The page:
A 30-year residence in Rome has given Hofmann, a former New York Times bureau chief, a special intimacy with the Eternal City. He writes about his adopted home with sophisticated humor and warmth and, with the adroitness of a seasoned travel writer (That Fine Italian Hand), he records the sorts of fine points of daily life in the city, its ambiance and the quirks of its inhabitants that bring it to life for both armchair travelers and visitors. This year-long journal interweaves his broad knowledge of the city's history and culture with gossip about the Vatican, the trials of parking a car, the preference of the elite for Filipino maids and nannies over Eritreans and his own pleasure in hot Roman summers, when most other good Romans flee, leaving the sweltering streets to the tourists-a time when the pope, from his cool aerie at Castel Gandolfo, offers prayers for those condemned to endure the city's heat. Having lived in the city off and on since 1938, when he fled his native Austria, Hofmann can recall life in Rome under the somewhat lesser evil of Mussolini, and he relates homely details of the city's trials then as well as tragic events. Throughout this entertaining and informative account, the author offers a uniquely personal appreciation of the colors, tastes and textures of everyday life in the city, and of the charm of living in an atmosphere where nothing seems so urgent that it cannot be surmounted by procrastination. (Jan.)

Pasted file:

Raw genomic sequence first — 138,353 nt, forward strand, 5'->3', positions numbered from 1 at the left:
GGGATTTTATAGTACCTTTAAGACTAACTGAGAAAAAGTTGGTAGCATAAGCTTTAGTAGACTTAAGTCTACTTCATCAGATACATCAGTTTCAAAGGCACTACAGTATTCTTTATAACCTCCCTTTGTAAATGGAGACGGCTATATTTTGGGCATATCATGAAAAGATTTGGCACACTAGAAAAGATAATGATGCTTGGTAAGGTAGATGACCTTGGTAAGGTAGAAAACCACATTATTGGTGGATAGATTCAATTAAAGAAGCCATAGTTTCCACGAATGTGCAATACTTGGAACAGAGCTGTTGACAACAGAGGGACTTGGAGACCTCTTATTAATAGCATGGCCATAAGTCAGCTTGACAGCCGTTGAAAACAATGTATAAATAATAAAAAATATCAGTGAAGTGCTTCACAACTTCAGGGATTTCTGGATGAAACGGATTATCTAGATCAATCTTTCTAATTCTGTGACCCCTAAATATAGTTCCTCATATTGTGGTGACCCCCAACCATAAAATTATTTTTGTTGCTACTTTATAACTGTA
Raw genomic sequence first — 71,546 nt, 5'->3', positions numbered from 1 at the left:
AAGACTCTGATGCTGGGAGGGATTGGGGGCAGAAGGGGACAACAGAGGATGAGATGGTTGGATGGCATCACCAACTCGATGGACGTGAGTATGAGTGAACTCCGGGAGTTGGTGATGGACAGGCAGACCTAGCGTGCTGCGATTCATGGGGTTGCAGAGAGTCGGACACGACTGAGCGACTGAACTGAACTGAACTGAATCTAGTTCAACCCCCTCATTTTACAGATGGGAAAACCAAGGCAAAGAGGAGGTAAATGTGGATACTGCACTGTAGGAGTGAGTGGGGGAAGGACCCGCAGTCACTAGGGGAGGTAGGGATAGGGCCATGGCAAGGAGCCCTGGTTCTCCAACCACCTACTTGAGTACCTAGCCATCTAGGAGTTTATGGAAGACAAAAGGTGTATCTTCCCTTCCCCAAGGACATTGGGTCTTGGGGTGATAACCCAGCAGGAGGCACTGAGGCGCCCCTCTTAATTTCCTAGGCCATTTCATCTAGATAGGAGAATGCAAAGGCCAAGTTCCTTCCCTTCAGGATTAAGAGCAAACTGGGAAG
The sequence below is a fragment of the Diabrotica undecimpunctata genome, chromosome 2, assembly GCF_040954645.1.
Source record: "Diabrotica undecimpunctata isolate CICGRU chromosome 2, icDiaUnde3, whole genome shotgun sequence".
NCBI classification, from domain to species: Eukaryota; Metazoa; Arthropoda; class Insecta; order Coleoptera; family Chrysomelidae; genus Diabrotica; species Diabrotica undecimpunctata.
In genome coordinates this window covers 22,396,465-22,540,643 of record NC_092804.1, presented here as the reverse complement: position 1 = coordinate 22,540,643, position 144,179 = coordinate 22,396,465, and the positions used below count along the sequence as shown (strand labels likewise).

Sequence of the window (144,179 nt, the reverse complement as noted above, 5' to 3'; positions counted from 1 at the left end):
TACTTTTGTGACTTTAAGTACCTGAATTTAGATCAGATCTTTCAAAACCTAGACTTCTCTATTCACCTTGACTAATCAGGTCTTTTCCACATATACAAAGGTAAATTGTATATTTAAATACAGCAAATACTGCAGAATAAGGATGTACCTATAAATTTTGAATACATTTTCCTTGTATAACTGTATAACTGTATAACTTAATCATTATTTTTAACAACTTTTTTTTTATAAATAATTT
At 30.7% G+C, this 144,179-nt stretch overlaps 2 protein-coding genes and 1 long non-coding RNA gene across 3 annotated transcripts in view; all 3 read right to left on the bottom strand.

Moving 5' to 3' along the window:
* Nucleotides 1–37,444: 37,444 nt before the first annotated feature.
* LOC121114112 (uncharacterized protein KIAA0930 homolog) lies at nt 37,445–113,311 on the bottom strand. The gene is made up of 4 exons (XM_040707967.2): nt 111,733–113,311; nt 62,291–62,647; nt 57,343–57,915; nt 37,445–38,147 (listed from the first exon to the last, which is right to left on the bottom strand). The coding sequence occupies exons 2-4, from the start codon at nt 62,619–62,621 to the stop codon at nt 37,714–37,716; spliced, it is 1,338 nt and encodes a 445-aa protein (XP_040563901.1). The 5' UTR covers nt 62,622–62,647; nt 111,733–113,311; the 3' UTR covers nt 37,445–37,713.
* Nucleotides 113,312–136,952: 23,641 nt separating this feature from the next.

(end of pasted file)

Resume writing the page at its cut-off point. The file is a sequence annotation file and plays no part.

Living more than 30 years in Rome should give anyone a colorful perspective on life. Viennese-born Hofmann, long-time resident and chronicler of Italy and its people, uses his acquired point of view to create a delightful description of the Eternal City. Written much like Peter Mayle's popular A Year in Provence (LJ 4/1/90), the book records unusual characters and interesting situations in monthly diary entries from September 1994 through August 1995. This journal is about the urbane and gritty, giving the reader a sense of place not found in most guidebooks. The author of several books, including Roma (LJ 1/94) and That Fine Italian Hand (Holt, 1991), Hofmann offers much insight into this city and "the art of being Roman," which is its citizens' knack for dealing with a uniquely chaotic, anarchistic, and beautiful place.-David Nudo, "Library Journal"